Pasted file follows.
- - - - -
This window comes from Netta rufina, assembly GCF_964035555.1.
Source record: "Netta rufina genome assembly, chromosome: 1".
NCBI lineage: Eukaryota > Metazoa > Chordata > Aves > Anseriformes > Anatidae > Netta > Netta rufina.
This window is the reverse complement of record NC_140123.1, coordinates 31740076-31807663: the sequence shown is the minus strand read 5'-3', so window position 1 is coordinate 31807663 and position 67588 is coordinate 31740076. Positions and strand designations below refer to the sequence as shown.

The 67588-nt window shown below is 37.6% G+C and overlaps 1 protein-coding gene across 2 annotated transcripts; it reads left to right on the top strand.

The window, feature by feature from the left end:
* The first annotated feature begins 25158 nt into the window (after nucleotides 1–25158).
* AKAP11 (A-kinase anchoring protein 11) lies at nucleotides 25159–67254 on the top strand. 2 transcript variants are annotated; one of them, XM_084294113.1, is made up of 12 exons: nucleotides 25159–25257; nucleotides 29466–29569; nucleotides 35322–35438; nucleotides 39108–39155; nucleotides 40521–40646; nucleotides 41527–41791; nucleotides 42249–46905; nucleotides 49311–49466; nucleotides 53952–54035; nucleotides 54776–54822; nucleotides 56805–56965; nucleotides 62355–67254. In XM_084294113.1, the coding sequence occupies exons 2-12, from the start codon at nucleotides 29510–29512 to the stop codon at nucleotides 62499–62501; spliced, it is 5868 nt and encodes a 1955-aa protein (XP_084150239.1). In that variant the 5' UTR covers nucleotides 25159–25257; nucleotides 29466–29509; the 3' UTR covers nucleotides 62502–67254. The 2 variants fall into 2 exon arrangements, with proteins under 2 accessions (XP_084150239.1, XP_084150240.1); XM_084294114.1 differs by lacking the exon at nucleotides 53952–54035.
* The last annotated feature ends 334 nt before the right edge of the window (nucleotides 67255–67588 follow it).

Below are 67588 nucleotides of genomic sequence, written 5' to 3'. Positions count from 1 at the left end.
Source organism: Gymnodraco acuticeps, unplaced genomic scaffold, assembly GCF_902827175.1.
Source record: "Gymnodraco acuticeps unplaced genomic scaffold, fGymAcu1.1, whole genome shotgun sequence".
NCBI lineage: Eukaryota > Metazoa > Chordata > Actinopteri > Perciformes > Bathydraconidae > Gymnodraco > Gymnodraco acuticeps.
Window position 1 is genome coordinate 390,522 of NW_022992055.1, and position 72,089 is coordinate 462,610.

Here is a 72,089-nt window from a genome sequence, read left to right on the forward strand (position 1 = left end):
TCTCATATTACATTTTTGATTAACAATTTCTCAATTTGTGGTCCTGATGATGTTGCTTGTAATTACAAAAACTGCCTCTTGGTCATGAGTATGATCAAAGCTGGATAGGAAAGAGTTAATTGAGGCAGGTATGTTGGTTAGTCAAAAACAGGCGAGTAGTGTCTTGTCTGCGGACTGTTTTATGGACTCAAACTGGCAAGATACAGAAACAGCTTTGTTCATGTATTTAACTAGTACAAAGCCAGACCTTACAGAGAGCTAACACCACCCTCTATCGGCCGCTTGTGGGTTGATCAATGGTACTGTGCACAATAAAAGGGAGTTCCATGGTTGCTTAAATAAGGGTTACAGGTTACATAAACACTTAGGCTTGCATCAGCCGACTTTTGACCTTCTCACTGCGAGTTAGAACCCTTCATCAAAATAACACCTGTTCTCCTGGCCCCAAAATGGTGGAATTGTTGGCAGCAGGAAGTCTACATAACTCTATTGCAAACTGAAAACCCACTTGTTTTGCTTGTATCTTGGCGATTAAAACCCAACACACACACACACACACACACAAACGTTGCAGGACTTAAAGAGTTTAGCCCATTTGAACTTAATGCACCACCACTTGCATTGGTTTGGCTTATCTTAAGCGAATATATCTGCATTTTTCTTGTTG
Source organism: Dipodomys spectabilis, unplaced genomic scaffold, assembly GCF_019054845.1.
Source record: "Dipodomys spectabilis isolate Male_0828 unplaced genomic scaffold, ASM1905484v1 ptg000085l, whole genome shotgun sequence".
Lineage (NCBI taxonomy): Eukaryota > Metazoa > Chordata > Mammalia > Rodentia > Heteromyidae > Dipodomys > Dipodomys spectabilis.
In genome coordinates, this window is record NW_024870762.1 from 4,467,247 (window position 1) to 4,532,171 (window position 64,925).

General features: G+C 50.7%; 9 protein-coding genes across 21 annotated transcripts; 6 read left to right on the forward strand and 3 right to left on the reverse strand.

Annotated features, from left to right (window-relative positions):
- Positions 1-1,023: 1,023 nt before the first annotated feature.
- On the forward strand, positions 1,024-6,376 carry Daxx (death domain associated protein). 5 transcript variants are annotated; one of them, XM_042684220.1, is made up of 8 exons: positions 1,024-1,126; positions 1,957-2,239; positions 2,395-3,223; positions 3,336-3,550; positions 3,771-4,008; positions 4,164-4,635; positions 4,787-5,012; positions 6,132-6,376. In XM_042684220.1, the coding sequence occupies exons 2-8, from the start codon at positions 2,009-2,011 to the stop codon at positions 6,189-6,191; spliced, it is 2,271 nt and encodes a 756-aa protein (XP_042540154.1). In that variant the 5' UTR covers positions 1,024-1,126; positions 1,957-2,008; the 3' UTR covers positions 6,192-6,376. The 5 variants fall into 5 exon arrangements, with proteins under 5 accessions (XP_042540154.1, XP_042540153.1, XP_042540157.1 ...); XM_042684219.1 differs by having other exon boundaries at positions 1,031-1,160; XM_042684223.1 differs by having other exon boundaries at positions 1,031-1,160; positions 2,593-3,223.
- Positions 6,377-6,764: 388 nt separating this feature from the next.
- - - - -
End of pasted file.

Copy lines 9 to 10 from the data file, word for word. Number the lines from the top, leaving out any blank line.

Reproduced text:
* The last annotated feature ends 334 nt before the right edge of the window (nucleotides 67255–67588 follow it).

Below are 67588 nucleotides of genomic sequence, written 5' to 3'. Positions count from 1 at the left end.